There are many things you can do to improve your sleep - the most important is to allow yourself 7-8 hours of sleep. Avoid indulging in activities like playing games etc. instead, play some soothing music or have a shower for a good nightly routine to signal bedtime.

Maintaining a regular bedtime routine and sleep schedule, and abstaining from caffeine and alcohol near bedtime, is very important.

A sound night's sleep is a critical component of a healthy lifestyle - and can even help keep Alzheimer’s at bay.


Authentic Pearl Powder

Authentic Pearl Powder
Pearl Powder has astounding benefits
that helps promotes Deep Sleep.

Resources:

1. Sleep deprivation accelerates Alzheimer's brain damage
2. Alzheimer’s Disease and Sleep
3. Science Discover A Link Between Lack of Deep Sleep And Alzheimer's Disease
4. A lack of deep sleep could indicate Alzheimer's development
5. Poor Sleep May Be Linked To Alzheimer's Disease
6. Lack of sleep boosts levels of Alzheimer’s proteins
7. Sleep Deprivation Increases Alzheimer's Protein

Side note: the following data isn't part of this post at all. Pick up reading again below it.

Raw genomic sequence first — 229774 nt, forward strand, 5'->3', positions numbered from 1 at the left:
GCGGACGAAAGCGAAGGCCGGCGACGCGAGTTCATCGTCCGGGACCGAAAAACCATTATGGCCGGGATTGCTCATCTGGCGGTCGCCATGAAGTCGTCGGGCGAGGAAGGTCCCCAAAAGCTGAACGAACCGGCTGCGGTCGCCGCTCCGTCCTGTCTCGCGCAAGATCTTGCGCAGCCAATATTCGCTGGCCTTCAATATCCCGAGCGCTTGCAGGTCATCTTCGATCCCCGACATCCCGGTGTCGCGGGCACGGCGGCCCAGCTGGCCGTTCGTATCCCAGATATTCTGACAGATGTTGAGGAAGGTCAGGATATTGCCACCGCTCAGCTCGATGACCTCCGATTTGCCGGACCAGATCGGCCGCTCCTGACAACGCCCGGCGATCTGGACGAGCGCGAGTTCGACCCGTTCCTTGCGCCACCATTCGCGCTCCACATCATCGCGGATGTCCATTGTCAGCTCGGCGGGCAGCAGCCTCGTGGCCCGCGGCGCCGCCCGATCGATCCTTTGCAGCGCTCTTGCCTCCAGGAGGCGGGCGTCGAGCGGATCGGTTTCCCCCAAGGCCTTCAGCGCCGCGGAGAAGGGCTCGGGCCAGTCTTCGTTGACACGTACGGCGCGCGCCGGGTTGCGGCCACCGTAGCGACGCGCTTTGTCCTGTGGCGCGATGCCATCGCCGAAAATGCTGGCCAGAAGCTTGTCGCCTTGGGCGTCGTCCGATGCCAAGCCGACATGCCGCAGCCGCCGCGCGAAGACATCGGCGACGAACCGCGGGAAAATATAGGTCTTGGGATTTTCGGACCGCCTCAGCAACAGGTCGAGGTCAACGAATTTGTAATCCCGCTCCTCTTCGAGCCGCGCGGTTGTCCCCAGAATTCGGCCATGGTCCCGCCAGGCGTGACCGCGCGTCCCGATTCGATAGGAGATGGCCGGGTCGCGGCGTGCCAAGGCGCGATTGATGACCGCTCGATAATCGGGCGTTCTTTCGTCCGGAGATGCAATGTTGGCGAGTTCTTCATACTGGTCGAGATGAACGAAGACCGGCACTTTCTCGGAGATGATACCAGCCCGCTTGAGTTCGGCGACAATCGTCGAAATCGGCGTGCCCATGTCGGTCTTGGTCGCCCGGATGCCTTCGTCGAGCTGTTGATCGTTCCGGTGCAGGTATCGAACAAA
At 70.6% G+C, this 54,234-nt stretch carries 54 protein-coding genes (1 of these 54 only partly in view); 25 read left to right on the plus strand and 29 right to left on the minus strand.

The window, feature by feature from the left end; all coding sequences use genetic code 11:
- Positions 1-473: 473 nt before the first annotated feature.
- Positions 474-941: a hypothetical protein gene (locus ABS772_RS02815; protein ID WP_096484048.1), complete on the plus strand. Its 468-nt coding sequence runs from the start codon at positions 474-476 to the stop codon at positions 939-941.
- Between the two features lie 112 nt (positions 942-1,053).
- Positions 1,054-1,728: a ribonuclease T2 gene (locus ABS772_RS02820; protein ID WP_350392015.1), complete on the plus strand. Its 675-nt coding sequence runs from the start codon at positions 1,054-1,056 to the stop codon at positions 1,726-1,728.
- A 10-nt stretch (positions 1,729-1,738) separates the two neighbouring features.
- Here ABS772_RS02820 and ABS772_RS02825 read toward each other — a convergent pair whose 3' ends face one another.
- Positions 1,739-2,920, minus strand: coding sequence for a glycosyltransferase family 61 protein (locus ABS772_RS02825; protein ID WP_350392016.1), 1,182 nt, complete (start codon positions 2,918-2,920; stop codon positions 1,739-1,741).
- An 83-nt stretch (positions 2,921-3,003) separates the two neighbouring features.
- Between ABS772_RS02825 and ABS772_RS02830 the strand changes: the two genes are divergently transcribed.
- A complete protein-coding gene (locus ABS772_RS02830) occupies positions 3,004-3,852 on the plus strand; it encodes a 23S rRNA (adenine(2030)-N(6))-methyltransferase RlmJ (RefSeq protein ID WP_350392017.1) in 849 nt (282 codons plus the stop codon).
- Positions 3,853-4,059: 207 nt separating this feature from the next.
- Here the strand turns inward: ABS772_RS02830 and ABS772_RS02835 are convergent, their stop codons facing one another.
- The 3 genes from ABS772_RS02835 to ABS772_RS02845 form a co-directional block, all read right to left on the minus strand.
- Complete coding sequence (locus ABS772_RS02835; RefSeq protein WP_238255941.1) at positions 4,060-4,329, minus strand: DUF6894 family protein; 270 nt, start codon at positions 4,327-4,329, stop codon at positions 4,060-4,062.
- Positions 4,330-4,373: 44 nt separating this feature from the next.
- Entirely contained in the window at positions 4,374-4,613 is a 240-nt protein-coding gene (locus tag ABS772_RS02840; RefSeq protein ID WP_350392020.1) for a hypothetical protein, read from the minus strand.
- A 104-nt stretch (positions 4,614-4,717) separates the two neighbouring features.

8. Bidirectional relationship between sleep and Alzheimer's disease: role of amyloid, tau, and other factors
9. Sleep quality and preclinical Alzheimer disease
10. β-Amyloid accumulation in the human brain after one night of sleep deprivation
11. One Night of Bad Sleep May Raise Alzheimer's Risk
12. Lack Of Sleep May Lead To Dementia
13. Lack Of Sleep May Be Linked To Alzheimer's disease
14. Sleep duration, cognitive decline, and dementia risk in older women
15. Slow wave sleep disruption increases cerebrospinal fluid amyloid-β levels
16. Reduced non-rapid eye movement sleep is associated with tau pathology in early Alzheimer's disease
17. Sleep and Alzheimer disease pathology--a bidirectional relationship
18. How Sleep Clears the Brain



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**The text contained in this web site is for informational purposes and is not meant to be a substitute for the advice provided by your own physician, dermatologist or medical professional. The information contained herein is not intended for diagnosing or treating a health problem or disease.